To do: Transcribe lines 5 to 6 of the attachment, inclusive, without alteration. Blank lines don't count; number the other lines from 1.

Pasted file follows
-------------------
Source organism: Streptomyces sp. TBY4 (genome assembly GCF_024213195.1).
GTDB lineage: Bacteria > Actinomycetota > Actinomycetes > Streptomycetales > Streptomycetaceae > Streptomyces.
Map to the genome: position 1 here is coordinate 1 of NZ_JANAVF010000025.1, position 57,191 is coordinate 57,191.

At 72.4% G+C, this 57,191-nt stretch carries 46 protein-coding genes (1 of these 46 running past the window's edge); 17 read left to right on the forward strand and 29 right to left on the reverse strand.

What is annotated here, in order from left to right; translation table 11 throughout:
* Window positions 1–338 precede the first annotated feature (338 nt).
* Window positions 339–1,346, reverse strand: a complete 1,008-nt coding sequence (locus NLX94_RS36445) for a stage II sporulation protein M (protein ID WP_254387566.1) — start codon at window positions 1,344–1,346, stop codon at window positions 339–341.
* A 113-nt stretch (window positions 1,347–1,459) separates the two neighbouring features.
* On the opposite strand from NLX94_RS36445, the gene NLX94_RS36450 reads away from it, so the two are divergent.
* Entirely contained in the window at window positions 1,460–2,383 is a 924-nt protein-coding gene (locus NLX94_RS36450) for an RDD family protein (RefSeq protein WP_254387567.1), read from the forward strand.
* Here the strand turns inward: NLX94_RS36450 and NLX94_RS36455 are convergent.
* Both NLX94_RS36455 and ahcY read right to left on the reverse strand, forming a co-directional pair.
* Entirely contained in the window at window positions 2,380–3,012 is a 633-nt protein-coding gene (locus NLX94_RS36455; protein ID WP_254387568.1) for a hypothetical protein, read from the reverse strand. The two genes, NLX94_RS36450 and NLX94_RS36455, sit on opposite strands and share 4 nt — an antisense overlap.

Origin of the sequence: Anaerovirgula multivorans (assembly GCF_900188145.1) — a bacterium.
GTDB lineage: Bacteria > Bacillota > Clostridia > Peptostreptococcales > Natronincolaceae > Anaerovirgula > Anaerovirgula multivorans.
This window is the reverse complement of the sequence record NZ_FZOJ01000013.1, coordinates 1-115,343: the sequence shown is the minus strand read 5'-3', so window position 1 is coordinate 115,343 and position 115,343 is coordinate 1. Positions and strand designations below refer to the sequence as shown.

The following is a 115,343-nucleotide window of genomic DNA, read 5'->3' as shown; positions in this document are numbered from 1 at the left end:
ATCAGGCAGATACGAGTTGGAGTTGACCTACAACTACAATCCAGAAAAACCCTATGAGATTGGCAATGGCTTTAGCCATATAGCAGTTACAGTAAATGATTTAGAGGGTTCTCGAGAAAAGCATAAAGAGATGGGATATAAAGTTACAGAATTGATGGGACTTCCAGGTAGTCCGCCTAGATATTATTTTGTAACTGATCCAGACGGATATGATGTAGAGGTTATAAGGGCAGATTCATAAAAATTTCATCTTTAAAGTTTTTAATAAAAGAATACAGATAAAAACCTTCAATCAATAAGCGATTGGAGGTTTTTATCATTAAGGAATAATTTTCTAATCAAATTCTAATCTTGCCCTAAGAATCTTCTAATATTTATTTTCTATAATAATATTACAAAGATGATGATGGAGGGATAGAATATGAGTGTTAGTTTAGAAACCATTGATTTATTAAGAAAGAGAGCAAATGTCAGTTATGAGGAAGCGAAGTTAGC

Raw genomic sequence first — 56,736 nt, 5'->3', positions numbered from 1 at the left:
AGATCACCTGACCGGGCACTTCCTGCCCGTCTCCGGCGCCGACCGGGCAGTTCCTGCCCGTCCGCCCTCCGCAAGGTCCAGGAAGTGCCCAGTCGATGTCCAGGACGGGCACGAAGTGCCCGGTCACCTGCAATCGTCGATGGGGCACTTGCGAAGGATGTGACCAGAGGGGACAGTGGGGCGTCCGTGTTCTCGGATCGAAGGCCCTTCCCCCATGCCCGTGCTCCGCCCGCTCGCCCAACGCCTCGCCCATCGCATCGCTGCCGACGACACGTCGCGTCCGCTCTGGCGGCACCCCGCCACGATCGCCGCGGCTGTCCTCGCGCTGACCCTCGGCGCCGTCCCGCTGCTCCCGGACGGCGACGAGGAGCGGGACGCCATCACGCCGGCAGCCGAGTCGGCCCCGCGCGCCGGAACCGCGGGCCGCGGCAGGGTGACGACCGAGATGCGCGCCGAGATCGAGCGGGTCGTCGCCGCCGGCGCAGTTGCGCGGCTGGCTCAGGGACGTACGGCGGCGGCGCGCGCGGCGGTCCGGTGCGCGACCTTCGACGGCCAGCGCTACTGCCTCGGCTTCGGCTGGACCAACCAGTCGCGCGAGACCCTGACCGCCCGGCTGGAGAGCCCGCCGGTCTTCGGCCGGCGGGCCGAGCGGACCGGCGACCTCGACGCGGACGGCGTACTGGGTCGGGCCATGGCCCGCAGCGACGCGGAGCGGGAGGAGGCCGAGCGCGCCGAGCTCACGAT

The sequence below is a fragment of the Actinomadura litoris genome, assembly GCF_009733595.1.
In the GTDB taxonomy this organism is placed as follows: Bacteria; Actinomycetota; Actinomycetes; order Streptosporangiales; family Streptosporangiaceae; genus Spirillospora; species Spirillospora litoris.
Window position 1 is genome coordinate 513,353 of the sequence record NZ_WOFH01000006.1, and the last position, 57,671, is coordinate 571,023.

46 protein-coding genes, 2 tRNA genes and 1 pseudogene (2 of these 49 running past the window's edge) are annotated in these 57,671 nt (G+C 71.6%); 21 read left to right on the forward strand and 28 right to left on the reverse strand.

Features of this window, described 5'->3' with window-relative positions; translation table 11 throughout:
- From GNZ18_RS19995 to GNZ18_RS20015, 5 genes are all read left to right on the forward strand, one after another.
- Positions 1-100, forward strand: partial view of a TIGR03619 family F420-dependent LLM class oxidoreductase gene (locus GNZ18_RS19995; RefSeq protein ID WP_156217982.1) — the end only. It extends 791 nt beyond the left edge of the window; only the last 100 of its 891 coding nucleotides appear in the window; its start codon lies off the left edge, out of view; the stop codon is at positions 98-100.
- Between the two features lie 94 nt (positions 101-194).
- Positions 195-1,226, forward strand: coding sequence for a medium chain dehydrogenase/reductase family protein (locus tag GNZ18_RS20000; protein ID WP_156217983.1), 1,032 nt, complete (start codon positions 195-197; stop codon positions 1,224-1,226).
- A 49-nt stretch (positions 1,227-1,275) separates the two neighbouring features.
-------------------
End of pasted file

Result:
What is annotated here, in order from left to right; translation table 11 throughout:
* Window positions 1–338 precede the first annotated feature (338 nt).